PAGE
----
I have been to a lot of seminars.

Over the past 15 years I have seen demonstration, gone to more demonstrations, learned at more seminars, and taught at more seminars than I can count.  Seriously – I can’t keep track.

I have always been a big fan of music, and my sister is a musician who has done over 400 shows live throughout the US…and the energy she has on stage in one show equals every seminar and demonstration I have ever seen.

Be it a master or a simple instructor – you have to have passion.

Martial art is an art…it’s no different than painting, spoken word, or music.

It’s an art – and we have to bring back the passion to that art, one by one.

When I look at my sister’s abilities as a musician I am astounded, but when I look at her touring, from my time on the road doing close protection for celebrities, there is a passion that few have for what they do that is seen in a traveling musician.  I have seen her take every precaution, and still have a sore throat and still perform.  I’ve seen the biggest rapper in the world fall prey to a strained back, but still he performed.

The passion we see in those who are often ridiculed in the celebrity culture is one that is very tough to grasp.  They do it because they love it, at a schedule most can’t imagine – as we should in what we do and what we teach.

I recently told a rapper who has more success at my age than I can imagine, ‘I don’t care if I teach to 1 person or 25, I am just blessed to be there.’  For someone who makes $150,000 to walk on stage, he said the same thing.  ‘1 fan or 50,000, it’s a blessing they pay me to do this.’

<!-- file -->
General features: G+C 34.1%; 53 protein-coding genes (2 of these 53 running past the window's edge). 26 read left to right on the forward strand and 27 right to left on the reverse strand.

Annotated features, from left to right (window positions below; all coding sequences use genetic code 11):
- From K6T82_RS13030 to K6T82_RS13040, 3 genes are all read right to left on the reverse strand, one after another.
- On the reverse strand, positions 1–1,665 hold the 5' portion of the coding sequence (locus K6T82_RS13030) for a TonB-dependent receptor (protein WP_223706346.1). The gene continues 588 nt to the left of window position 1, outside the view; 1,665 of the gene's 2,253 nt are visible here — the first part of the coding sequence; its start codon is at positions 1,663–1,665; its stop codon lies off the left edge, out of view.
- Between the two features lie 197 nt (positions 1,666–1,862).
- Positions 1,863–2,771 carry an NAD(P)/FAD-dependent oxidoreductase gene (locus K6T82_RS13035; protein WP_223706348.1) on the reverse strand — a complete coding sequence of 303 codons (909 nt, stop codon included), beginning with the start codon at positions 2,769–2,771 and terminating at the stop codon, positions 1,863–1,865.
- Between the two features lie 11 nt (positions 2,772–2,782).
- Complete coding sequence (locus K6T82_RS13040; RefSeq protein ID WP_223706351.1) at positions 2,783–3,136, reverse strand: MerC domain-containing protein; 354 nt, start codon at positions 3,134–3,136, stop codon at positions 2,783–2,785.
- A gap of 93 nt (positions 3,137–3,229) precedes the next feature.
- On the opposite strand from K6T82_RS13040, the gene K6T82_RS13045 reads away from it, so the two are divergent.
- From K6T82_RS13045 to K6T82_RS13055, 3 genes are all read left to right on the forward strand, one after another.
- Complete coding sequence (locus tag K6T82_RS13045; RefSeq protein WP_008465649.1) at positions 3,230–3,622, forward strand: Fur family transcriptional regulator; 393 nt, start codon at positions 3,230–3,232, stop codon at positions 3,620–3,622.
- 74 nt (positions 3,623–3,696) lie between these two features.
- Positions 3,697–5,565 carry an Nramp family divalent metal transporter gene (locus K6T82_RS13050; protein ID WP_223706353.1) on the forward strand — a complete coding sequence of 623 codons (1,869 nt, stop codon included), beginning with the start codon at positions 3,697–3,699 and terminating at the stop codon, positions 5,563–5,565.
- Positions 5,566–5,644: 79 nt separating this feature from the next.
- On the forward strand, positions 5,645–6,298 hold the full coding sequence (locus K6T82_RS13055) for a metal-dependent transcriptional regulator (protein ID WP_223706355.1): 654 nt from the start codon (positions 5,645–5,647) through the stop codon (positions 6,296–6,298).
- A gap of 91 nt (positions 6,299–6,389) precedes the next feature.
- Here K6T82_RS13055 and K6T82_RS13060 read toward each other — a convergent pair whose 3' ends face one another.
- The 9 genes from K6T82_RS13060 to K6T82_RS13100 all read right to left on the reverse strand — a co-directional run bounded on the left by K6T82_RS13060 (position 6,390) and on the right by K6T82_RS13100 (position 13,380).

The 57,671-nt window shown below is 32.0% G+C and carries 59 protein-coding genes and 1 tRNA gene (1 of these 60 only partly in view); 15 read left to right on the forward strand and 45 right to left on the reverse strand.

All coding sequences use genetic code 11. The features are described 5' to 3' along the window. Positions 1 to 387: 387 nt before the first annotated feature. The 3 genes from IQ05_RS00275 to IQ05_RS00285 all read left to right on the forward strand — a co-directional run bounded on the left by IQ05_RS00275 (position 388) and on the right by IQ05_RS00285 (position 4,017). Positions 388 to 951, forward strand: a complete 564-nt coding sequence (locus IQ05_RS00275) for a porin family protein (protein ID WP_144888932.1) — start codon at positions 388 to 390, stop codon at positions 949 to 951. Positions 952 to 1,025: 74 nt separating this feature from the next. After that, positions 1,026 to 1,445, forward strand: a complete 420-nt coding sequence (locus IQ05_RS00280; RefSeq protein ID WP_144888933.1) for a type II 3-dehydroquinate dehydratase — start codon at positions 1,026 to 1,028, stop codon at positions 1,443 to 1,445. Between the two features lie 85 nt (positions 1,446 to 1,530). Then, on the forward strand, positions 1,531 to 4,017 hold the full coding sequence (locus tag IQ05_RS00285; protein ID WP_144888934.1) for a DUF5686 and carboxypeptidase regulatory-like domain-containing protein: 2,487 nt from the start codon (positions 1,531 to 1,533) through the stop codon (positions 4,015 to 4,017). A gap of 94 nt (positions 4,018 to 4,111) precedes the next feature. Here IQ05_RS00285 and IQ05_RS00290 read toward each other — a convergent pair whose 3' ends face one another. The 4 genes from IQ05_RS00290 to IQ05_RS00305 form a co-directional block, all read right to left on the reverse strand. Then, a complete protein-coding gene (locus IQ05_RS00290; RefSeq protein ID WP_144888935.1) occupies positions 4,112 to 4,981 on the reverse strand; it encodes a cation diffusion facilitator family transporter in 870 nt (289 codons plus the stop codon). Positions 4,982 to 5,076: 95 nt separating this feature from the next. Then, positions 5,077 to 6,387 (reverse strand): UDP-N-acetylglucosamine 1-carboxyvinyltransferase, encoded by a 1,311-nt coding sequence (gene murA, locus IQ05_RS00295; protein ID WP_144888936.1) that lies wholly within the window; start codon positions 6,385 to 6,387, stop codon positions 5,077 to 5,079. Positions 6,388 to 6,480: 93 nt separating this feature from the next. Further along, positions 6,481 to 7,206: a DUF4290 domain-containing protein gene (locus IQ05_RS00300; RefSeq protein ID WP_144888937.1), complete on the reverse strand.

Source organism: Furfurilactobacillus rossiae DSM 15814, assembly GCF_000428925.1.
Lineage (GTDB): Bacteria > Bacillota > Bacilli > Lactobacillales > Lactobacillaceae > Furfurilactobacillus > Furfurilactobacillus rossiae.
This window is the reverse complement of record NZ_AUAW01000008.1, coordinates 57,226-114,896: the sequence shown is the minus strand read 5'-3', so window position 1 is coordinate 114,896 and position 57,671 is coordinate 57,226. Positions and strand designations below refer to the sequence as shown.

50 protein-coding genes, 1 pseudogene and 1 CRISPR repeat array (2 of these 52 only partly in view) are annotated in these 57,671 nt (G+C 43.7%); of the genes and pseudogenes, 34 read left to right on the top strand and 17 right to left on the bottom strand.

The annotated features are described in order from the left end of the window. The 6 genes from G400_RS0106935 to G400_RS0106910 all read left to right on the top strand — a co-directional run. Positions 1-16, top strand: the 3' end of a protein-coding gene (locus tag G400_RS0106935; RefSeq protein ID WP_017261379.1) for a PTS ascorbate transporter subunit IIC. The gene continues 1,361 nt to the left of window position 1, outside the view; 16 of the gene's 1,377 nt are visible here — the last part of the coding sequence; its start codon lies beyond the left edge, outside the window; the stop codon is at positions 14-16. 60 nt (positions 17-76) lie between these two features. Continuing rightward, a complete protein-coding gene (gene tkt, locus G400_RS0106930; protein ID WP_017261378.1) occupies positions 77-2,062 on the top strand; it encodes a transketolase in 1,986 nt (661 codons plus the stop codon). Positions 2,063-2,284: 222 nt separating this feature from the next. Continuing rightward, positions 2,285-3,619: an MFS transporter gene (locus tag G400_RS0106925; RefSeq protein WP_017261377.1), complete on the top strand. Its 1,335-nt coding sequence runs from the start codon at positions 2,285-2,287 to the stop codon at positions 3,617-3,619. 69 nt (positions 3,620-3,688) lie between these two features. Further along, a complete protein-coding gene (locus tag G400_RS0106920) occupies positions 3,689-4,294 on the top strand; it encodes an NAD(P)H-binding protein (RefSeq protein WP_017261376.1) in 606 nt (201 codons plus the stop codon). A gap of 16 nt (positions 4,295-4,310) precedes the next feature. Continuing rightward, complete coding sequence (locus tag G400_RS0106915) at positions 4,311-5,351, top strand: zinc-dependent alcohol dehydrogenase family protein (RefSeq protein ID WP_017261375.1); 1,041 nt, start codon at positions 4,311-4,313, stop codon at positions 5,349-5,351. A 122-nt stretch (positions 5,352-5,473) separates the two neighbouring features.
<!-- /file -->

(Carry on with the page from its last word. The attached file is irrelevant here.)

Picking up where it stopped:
You’re wonder, ‘Matt, what does all this mean?’

When you look around at your teachers and what you see, ask yourself, ‘where is the passion centered?’  Is it a love for me and my learning as a student, or is it a love for what I offer them in terms of payment.  What are you learning…and could you learn it without them?

Where is your passion centered?

I leave you with this.  When I worked close protection, for a variety of celebrities, I followed their schedule.  It mainly consisted of 3 hours of sleep a night as the client woke up at 7am, went to a radio show at 9am, then a signing, then to another radio show, to an event, to the venue and preparation, sound check, performance, after party, and wind down at the hotel…to just be up and do it again in 3 hours.  There was a passion that was addictive in the artist that everyone around them took on in their own way.

When you teach – be that passion that your students take on.  Your passion for learning, for teaching, for studying, or thought, for conversation.

Have a passion for instruction and your students will take it on as well.


2 Replies on Passion in instruction

Quick Shop